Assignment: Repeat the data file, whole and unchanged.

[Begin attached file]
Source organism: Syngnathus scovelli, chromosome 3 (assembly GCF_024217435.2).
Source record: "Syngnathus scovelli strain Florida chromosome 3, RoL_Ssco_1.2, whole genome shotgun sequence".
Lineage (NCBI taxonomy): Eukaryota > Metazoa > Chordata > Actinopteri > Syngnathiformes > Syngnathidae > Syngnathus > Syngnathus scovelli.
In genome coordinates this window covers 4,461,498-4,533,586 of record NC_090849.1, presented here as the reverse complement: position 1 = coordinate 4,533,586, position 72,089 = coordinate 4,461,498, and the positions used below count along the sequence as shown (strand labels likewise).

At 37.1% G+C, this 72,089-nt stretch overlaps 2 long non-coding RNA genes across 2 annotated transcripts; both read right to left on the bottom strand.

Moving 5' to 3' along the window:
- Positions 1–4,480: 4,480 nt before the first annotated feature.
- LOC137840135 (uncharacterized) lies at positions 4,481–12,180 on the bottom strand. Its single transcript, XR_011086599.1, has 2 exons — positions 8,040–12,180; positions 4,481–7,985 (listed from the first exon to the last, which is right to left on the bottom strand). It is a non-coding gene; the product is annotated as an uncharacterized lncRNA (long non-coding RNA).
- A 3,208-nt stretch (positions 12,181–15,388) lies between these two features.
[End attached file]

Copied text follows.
Source organism: Syngnathus scovelli, chromosome 3 (assembly GCF_024217435.2).
Source record: "Syngnathus scovelli strain Florida chromosome 3, RoL_Ssco_1.2, whole genome shotgun sequence".
Lineage (NCBI taxonomy): Eukaryota > Metazoa > Chordata > Actinopteri > Syngnathiformes > Syngnathidae > Syngnathus > Syngnathus scovelli.
In genome coordinates this window covers 4,461,498-4,533,586 of record NC_090849.1, presented here as the reverse complement: position 1 = coordinate 4,533,586, position 72,089 = coordinate 4,461,498, and the positions used below count along the sequence as shown (strand labels likewise).

At 37.1% G+C, this 72,089-nt stretch overlaps 2 long non-coding RNA genes across 2 annotated transcripts; both read right to left on the bottom strand.

Moving 5' to 3' along the window:
- Positions 1–4,480: 4,480 nt before the first annotated feature.
- LOC137840135 (uncharacterized) lies at positions 4,481–12,180 on the bottom strand. Its single transcript, XR_011086599.1, has 2 exons — positions 8,040–12,180; positions 4,481–7,985 (listed from the first exon to the last, which is right to left on the bottom strand). It is a non-coding gene; the product is annotated as an uncharacterized lncRNA (long non-coding RNA).
- A 3,208-nt stretch (positions 12,181–15,388) lies between these two features.